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3,000 ruminants in Bolgatanga vaccinated against anthrax – MCE

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Bolgatanga Municipal Chief Executive (MCE), Rex Asanga, has provided an update on the ongoing vaccination efforts to combat the anthrax diseases in the Yikene enclave [epicentre] and the surrounding communities. Speaking in an interview on A1 Radio, he revealed that approximately 3,000 ruminants have been vaccinated so far, thanks to the swift action taken by the Veterinary Services in collaboration with the Assembly when the first case was reported.

“It first happened in Yikene, and so the Veterinary Services, with the support of the assembly, moved in very quickly to vaccinate all animals. So far, about 3,000 ruminants have been vaccinated within the Yikene enclave just to contain the disease and ensure it does not spread,” stated MCE Asanga.

He further explained the importance of achieving a vaccination threshold of 70% in areas affected by outbreaks. The current vaccination coverage is below the desired threshold; however, MCE Asanga expressed gratitude for the involvement of the Food and Agriculture Organization (FAO), which has shown interest in addressing this matter. The FAO has promised the arrival of approximately 100,000 vials of vaccines for the region, and Bolgatanga is set to receive its share.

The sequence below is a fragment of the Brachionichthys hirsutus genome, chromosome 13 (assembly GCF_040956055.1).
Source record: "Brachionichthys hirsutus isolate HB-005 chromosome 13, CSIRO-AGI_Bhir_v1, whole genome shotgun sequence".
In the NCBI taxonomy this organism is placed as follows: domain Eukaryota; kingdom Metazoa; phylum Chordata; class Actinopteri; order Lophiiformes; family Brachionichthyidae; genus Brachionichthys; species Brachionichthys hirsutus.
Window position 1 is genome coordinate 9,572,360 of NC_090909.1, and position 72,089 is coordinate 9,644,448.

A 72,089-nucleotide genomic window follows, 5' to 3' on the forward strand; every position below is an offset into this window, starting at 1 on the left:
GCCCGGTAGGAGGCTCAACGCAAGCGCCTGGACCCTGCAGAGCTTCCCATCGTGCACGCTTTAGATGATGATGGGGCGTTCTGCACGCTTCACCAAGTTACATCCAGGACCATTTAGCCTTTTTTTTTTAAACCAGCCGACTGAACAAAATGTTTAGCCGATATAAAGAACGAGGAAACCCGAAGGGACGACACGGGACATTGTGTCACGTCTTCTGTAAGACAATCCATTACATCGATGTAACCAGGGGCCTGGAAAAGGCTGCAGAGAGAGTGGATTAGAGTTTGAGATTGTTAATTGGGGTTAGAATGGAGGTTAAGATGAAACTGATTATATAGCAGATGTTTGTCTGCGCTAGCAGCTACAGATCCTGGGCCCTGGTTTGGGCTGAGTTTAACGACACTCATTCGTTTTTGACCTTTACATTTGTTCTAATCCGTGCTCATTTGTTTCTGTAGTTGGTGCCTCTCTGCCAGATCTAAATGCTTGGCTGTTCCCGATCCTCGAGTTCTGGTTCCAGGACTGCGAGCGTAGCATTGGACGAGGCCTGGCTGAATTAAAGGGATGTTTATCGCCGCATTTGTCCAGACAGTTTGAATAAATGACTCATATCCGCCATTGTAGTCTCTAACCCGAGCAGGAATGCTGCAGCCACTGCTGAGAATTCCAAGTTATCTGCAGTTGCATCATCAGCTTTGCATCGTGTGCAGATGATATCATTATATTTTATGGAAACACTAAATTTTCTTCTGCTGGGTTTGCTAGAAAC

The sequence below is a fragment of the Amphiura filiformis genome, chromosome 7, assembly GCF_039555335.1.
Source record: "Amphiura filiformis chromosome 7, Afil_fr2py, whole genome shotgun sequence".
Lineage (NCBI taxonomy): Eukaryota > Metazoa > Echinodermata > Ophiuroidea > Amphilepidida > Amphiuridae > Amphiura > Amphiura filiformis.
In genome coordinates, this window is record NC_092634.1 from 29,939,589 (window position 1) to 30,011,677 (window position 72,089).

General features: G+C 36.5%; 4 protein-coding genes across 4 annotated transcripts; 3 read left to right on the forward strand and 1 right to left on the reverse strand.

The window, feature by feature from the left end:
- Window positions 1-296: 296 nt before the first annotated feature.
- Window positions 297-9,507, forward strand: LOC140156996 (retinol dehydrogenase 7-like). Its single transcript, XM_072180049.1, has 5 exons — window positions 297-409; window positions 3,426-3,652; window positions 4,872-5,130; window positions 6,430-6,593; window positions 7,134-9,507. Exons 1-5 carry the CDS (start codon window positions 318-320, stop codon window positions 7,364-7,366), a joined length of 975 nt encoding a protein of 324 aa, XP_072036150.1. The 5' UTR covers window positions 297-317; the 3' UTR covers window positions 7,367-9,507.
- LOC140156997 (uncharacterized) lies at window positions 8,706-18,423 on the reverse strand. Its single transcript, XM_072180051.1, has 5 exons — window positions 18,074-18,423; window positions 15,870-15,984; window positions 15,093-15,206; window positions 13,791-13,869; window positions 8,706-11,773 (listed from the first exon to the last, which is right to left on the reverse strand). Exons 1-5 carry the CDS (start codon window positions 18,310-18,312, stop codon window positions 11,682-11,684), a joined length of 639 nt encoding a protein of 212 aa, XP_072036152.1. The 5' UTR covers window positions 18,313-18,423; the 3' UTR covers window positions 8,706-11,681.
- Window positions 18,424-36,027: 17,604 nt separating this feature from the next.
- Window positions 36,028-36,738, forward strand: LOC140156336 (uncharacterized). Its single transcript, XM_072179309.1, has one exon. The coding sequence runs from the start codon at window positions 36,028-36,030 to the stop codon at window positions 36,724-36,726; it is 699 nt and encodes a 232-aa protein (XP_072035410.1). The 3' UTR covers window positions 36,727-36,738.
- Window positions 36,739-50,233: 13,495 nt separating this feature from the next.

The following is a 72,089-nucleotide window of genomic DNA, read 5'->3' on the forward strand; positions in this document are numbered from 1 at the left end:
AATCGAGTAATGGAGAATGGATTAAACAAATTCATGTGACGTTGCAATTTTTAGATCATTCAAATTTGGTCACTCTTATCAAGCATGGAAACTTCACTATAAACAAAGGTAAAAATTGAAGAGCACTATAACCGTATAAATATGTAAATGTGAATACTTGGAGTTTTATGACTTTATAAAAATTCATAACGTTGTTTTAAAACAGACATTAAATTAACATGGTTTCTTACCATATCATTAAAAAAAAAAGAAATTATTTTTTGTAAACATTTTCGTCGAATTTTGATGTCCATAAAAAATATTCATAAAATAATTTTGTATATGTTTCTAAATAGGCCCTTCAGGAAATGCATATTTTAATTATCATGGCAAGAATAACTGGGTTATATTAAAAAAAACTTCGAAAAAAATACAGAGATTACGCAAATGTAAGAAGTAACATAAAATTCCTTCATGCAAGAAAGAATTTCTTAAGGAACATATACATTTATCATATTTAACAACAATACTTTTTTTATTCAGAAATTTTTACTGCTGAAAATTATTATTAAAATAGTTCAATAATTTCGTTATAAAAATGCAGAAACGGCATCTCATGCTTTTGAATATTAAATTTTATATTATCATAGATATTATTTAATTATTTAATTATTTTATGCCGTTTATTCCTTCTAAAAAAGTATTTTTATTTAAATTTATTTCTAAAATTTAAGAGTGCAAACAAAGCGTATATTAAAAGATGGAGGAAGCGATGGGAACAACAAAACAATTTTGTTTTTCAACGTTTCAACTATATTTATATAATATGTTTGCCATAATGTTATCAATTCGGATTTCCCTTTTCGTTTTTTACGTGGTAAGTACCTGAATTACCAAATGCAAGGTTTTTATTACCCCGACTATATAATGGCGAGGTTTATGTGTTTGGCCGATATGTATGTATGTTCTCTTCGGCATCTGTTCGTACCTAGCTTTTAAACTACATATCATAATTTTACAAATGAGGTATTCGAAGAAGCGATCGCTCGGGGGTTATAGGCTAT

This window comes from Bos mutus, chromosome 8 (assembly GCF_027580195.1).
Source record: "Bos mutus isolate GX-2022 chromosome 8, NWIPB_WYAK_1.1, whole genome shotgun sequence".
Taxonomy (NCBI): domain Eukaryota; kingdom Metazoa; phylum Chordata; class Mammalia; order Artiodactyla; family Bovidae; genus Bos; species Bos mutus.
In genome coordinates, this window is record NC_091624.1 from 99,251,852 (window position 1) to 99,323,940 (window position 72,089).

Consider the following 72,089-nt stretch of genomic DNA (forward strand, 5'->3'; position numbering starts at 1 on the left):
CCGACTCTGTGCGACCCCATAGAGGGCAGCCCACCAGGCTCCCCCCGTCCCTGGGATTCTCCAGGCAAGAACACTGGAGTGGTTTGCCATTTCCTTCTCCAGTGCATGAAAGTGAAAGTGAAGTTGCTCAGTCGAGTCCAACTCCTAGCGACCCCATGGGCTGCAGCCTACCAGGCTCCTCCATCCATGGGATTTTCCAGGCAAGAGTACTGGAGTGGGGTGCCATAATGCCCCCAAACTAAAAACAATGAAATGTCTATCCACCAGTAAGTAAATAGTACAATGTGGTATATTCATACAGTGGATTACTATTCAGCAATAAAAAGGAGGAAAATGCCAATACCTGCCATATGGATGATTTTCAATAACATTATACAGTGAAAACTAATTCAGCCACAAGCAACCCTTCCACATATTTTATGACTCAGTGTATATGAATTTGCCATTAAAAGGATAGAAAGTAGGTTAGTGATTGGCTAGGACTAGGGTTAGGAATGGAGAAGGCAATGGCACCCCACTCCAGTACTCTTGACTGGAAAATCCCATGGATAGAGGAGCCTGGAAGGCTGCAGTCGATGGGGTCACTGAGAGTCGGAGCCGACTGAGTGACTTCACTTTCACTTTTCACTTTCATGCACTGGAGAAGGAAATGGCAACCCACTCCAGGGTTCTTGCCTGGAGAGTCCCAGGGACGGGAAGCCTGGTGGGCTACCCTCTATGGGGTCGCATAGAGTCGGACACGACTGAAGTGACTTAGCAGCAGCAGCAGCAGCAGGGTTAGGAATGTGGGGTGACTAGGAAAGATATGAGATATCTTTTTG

“Courtesy of the FAO, which has taken an interest in these specific matters, we have vaccinated 3,000 animals. They have promised the arrival of vaccines in Bolga, with about 100,000 vials allocated for the region. Bolga will receive its first share of the vaccines, and we will continue the vaccination efforts,” MCE Asanga explained.

Considering the estimated number of ruminants, including pigs, donkeys, and horses, in the Yikene enclave, which is around 6,000 to 7,000, ongoing vaccination efforts remain crucial to protecting the livestock population from further outbreaks.

The efforts to vaccinate livestock against anthrax in Yikene and its surrounding communities serve as a proactive measure to safeguard the health and well-being of the animals, prevent disease transmission, and protect the livelihoods of the local communities dependent on livestock rearing.

Source: A1radioonline.com|101.1MHz|Gerard Awombadek Asagi|Ghana

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